Organisational Design: Let’s Get Intentional

Last week we launched Culture Correspondence - and we did it with a bang!

We set the scene, and the context is this; HR professionals have lost tolerance for having to continuously dig even deeper to navigate their roles, in employer environments that aren’t appropriately considerate of their people and culture responsibilities.

One part of the HR toolkit that feels simultaneously incredibly needed and particularly under-appreciated right now, is effectively designing for sustainable organisations.

At a time of anxiety over job security, mass layoffs and (as discussed at our last webinar) the associated culture debt that is incurred, a more forensic lens is being applied to the sustainability of a company’s ‘org design’ at any given time…. And that’s a good thing. Organisational design requires the thoughtful intentionality inherent in any proper design process.

Here’s a Culture Correspondence HR checklist of the foundations we believe are required in order for org design to thrive;

  1. Establishing an intentional organisational design approach (read on for some suggestions!) 
  2. A proactive organisational structure. Ie: one that prepares the organisation to achieve mid-term goals, not just to fix a short-term problem (it’s super hard to be intentional with organisational design in businesses that lacks clear strategy)
  3. Identification of alternative resourcing strategies wherever full-time, permanent roles aren’t the right solution
  4. HR partnering with hiring managers to design remits that effectively bring the org structure to life, unlocking meaningful jobs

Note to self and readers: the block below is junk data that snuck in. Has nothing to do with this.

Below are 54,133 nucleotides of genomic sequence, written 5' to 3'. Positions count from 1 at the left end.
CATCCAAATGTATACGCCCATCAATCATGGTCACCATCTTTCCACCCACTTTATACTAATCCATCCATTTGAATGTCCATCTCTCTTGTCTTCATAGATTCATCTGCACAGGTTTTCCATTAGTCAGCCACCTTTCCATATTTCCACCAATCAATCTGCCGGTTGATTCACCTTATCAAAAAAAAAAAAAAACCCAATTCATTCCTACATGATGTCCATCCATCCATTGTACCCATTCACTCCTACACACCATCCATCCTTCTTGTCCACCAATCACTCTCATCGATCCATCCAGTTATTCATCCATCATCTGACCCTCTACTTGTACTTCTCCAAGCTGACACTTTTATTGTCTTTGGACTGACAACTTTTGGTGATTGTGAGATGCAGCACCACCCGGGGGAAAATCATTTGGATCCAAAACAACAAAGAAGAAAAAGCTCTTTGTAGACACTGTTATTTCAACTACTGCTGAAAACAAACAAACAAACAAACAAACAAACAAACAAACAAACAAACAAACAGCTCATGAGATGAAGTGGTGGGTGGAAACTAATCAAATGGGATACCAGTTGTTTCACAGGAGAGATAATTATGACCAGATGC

5. An effective HR influence on wider business operations, including operational efficiency, knowledge bases and general employee enablement tooling

Top of our HR Checklist is establishing an intentional organisational design approach… It’s top of the list for good reason! 

The Traditional Approach

Traditional organisational structures are those that prioritise departmental reporting lines and teams designed by function. These structures are characterised by strict hierarchies, rigid job roles, and well-defined chains of command. These teams are often structured by a department lead, who is building a structure optimised for their departmental goals. We’re all used to these structures. We are all used to their problems, too!

The traditional approach is optimised for departmental success, sure - but by definition, this means company-wide, cross-functional outcomes aren’t the focus. Information handovers, data flows, collaboration and project visibility all become harder in this environment, so a traditionally designed organisational structure requires an increase in operational investment to avoid missed opportunities, and to nurture the sort of joined-up innovation that companies need.

Vertically aligned, traditional, hierarchical organisational design approaches were once the norm, but they’re often simply not agile enough to meet the changing needs of the modern workplace. Additionally, these structures are not agile enough to adapt to changing market conditions... As recent times have shown, in a rapidly changing context, the ability to quickly adapt is essential. The requirement to not over-hire is becoming clear. Traditional organisational design approaches are prime territory for bloated teams.

The Customer-Centric Approach

An Organisational design approach that aligns neatly with the customer journey, is a more cross-functionally optimised one when it comes to important indicators of business success like customer satisfaction and loyalty. This version of organisational design works well for enabling customer maturity models and sees more multi-skilled teams collaborating across the various stages of the customer lifecycle.